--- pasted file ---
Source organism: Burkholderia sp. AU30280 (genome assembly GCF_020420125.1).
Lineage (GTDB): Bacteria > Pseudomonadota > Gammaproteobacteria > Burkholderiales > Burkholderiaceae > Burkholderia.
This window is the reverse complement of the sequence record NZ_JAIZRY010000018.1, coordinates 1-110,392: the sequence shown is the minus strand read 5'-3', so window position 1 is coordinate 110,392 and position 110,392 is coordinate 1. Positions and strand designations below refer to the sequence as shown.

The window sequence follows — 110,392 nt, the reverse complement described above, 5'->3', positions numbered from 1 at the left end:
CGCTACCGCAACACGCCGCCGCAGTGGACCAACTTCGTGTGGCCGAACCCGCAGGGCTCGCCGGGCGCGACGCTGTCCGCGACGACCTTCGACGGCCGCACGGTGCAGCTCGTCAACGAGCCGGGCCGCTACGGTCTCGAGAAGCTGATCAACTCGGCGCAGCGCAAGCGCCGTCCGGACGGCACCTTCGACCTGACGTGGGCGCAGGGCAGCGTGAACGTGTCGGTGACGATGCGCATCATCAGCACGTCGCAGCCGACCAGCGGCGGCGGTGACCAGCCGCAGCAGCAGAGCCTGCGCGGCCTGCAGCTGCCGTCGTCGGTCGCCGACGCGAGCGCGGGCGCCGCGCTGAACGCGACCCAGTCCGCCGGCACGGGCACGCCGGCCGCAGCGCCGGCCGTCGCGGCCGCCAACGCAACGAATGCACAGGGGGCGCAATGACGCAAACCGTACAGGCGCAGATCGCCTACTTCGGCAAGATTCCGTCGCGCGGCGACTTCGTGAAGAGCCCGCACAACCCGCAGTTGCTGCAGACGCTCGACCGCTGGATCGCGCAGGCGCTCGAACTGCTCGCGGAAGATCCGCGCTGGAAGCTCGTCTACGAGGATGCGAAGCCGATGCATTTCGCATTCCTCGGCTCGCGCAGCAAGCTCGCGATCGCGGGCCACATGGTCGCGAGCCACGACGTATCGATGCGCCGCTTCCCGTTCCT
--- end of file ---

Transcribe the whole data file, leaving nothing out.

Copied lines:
Source organism: Burkholderia sp. AU30280 (genome assembly GCF_020420125.1).
Lineage (GTDB): Bacteria > Pseudomonadota > Gammaproteobacteria > Burkholderiales > Burkholderiaceae > Burkholderia.
This window is the reverse complement of the sequence record NZ_JAIZRY010000018.1, coordinates 1-110,392: the sequence shown is the minus strand read 5'-3', so window position 1 is coordinate 110,392 and position 110,392 is coordinate 1. Positions and strand designations below refer to the sequence as shown.

The window sequence follows — 110,392 nt, the reverse complement described above, 5'->3', positions numbered from 1 at the left end:
CGCTACCGCAACACGCCGCCGCAGTGGACCAACTTCGTGTGGCCGAACCCGCAGGGCTCGCCGGGCGCGACGCTGTCCGCGACGACCTTCGACGGCCGCACGGTGCAGCTCGTCAACGAGCCGGGCCGCTACGGTCTCGAGAAGCTGATCAACTCGGCGCAGCGCAAGCGCCGTCCGGACGGCACCTTCGACCTGACGTGGGCGCAGGGCAGCGTGAACGTGTCGGTGACGATGCGCATCATCAGCACGTCGCAGCCGACCAGCGGCGGCGGTGACCAGCCGCAGCAGCAGAGCCTGCGCGGCCTGCAGCTGCCGTCGTCGGTCGCCGACGCGAGCGCGGGCGCCGCGCTGAACGCGACCCAGTCCGCCGGCACGGGCACGCCGGCCGCAGCGCCGGCCGTCGCGGCCGCCAACGCAACGAATGCACAGGGGGCGCAATGACGCAAACCGTACAGGCGCAGATCGCCTACTTCGGCAAGATTCCGTCGCGCGGCGACTTCGTGAAGAGCCCGCACAACCCGCAGTTGCTGCAGACGCTCGACCGCTGGATCGCGCAGGCGCTCGAACTGCTCGCGGAAGATCCGCGCTGGAAGCTCGTCTACGAGGATGCGAAGCCGATGCATTTCGCATTCCTCGGCTCGCGCAGCAAGCTCGCGATCGCGGGCCACATGGTCGCGAGCCACGACGTATCGATGCGCCGCTTCCCGTTCCT